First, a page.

It is indeed a strange feeling. For the first time in my life, we are going through a winter season in a climate which never freezes. The flowers are out, the days are sunny and warm, the skies are bright blue, and there is ne'er a wisp of frost in the air, let alone the white stuff. We hear Christmas music in the air; in fact, we're going to a Christmas concert on Monday, yet it hardly seems like the holiday season. Of course we are going to see all of our children and their partners over the next few weeks, so that will seem more like Christmas. We do have our house decorated, pictured here, a Mexican pine, and Pixie's nutcrackers on the mantle:
We had a very interesting trip to a 130 year-old hacienda in the mountains near Mazamitla. We have a small dinner club with our good friends Paul and Jeanne and Steve and Sue, who accompanied us on this trip for two days. We hiked a bit in the mountains and ate authenic rural Mexican food on a Mexican schedule: Breakfast (desayuno) at 10:00 AM, lunch (comida, the large meal of the day) at 3:00 PM, and a smaller dinner (cena) at 8:00 PM. Since the hacienda is a working farm, we enjoyed butter, cheese, and "crema" made on the premesis. Paul and I, awaking early one morning, had a unique "hot chocolate" made from chocolate, corn alcohol, and warm milk directly from the cow's udder into the glass, a traditional Mexican eye opener!
My English students are making great progress, and we are continuing to have a wonderful time. We laugh and I have my usual good time hamming it up. Next Thursday, our last day of class before the Christmas break, they told me they wanted to have a "Posada" with me. Now, this seemed a very strange request to my gringo mind. A posada, you see, is the Spanish word for hotel. It also refers to the ritualistic reenactment of the nativity scenes which are popular around this time of year in Mexico. Puzzled, I replied, "Una posada? Con Virgin Maria y Christo?" They thought my ignorant response was hilarious. "No teacher, a fiesta por Navidad!" I had images of them wanting me to play Joseph or something. I was greatly relieved. So on Thursday, we are all bringing food and small gifts. I tried suggesting a Chinese auction, but gave up. They were looking at me like I was crazy, so we'll do a simple gift swap. I'll try to remember to add photos to this blog entry after the party, in this space. [Here are a couple of photos of the party, with at least some of my students. Notice the guy in the back row with the Yankees' cap. That's Jose Antonio, and he loves to wear that cap to tease me.]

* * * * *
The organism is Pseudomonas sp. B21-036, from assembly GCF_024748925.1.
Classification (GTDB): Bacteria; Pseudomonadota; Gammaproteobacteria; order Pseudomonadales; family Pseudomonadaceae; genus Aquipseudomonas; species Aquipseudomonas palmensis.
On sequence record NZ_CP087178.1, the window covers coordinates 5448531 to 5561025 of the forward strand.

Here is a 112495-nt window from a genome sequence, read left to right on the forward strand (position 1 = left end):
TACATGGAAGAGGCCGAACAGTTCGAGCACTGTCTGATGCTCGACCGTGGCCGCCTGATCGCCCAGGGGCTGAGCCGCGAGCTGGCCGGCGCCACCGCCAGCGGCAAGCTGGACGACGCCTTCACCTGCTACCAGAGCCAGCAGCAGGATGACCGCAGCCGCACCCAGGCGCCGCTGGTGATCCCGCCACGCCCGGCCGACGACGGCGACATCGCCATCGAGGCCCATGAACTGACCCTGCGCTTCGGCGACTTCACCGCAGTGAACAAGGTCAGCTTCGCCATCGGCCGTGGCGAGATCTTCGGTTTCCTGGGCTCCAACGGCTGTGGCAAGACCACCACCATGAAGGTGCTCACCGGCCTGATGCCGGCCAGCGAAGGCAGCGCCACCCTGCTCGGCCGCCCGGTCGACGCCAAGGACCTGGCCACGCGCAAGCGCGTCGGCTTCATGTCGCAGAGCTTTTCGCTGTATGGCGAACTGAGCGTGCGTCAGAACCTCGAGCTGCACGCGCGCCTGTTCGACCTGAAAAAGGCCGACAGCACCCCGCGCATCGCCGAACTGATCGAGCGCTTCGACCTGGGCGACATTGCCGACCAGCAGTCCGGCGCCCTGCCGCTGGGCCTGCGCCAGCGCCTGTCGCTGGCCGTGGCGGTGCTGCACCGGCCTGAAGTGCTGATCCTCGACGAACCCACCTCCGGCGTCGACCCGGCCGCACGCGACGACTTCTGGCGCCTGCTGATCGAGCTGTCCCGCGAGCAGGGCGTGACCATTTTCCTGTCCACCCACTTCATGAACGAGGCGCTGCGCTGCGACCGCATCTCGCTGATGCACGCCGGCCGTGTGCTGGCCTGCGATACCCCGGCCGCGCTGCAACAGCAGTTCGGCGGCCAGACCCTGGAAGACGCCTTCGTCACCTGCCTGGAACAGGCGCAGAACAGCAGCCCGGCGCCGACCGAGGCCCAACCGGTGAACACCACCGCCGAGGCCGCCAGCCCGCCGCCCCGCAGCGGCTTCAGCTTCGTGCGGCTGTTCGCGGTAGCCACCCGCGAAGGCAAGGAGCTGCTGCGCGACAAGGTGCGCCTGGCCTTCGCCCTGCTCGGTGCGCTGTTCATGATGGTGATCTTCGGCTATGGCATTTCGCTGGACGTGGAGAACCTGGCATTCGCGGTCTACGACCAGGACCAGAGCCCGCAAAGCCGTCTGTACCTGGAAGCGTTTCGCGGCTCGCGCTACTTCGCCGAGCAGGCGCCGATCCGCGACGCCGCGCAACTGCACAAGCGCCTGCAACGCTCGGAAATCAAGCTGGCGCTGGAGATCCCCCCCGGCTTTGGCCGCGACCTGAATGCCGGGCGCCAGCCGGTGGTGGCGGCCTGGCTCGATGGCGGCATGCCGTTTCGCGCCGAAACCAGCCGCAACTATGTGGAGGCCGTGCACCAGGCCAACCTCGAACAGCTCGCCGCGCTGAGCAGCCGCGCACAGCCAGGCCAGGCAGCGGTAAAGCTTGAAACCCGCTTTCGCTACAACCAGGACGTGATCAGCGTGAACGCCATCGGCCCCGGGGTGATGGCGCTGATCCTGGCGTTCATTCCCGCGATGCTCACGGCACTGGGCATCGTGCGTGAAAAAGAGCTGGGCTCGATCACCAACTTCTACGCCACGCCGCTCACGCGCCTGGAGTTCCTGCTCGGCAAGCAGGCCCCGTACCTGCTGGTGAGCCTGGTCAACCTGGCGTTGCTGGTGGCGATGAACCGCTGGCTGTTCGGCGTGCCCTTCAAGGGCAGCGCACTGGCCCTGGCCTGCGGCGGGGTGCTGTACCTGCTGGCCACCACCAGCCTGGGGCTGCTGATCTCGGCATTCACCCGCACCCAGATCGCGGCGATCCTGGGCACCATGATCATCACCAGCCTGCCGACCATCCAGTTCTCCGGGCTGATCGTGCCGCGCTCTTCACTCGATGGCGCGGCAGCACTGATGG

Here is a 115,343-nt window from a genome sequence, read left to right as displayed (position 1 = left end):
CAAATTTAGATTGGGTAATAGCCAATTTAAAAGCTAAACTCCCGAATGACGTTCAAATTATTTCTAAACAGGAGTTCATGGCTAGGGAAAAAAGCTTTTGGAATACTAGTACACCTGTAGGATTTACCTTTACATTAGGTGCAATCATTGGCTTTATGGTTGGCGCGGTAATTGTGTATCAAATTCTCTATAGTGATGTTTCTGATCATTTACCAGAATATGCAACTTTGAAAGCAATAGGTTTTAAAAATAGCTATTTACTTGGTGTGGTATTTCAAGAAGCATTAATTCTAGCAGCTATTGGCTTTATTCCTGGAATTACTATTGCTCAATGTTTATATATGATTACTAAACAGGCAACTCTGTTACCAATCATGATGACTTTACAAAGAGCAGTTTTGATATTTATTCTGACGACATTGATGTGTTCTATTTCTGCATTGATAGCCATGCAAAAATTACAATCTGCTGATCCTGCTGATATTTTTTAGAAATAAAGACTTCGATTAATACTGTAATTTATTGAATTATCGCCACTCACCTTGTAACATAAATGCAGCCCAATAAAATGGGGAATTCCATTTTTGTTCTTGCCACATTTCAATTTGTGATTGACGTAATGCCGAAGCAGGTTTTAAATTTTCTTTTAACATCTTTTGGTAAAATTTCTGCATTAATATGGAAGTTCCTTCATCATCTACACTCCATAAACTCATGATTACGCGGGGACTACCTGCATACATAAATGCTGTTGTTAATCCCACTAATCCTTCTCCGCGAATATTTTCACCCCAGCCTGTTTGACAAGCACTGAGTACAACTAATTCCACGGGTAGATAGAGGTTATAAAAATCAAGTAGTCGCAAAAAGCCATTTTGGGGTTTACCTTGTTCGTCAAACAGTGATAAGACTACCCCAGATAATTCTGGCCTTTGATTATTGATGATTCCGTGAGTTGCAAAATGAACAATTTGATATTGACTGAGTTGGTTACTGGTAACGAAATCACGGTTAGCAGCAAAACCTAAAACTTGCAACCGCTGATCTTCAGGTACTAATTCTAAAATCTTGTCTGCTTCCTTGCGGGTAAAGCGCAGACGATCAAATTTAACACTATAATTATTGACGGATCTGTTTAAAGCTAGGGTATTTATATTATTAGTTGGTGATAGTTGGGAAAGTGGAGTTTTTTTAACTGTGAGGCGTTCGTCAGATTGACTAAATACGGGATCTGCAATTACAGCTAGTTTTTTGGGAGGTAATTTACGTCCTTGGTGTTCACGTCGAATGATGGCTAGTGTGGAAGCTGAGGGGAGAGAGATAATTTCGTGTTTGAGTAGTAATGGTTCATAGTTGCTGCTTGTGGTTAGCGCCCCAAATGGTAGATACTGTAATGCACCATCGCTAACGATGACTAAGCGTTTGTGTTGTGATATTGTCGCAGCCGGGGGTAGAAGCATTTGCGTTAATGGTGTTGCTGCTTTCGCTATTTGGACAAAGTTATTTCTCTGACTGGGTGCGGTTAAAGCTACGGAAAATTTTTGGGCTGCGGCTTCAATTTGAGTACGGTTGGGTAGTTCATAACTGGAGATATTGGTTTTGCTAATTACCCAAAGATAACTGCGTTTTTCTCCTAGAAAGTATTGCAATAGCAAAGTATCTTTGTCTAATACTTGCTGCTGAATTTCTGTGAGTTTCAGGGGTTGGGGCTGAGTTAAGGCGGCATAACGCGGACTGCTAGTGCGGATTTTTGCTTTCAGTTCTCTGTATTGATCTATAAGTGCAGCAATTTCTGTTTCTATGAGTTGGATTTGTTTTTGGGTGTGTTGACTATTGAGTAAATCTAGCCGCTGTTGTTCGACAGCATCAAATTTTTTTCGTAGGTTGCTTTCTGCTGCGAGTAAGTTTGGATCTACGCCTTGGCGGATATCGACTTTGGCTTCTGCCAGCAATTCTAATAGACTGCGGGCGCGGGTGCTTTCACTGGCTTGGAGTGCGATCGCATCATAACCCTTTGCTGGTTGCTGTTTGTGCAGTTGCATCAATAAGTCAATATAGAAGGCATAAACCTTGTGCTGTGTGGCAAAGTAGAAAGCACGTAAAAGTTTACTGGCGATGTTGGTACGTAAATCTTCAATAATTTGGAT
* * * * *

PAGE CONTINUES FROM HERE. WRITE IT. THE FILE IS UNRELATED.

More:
Tomorrow we go to our first Quinceneara, for the 15 year old girlfriend the son of our Mexican friends. After the church service at 6:00, I guess there is quite a fiesta....we'll see. I'll take some photos, and add them here. [OK. Below are the photos of the church service and the Banda band at the fiesta. It was a great event. By my count, there were over 250 people at the fiesta, and we were the only gringos. But we felt most welcome and had a good time. We had goat stew and beans for dinner, and enjoyed the music and dancing, lubricated by cerveza and tequila!]
Next week life gets a bit hectic for us as the kids start to arrive. I may not post much over the holidays, but I'll post photos after.
Feliz Navidad to everyone!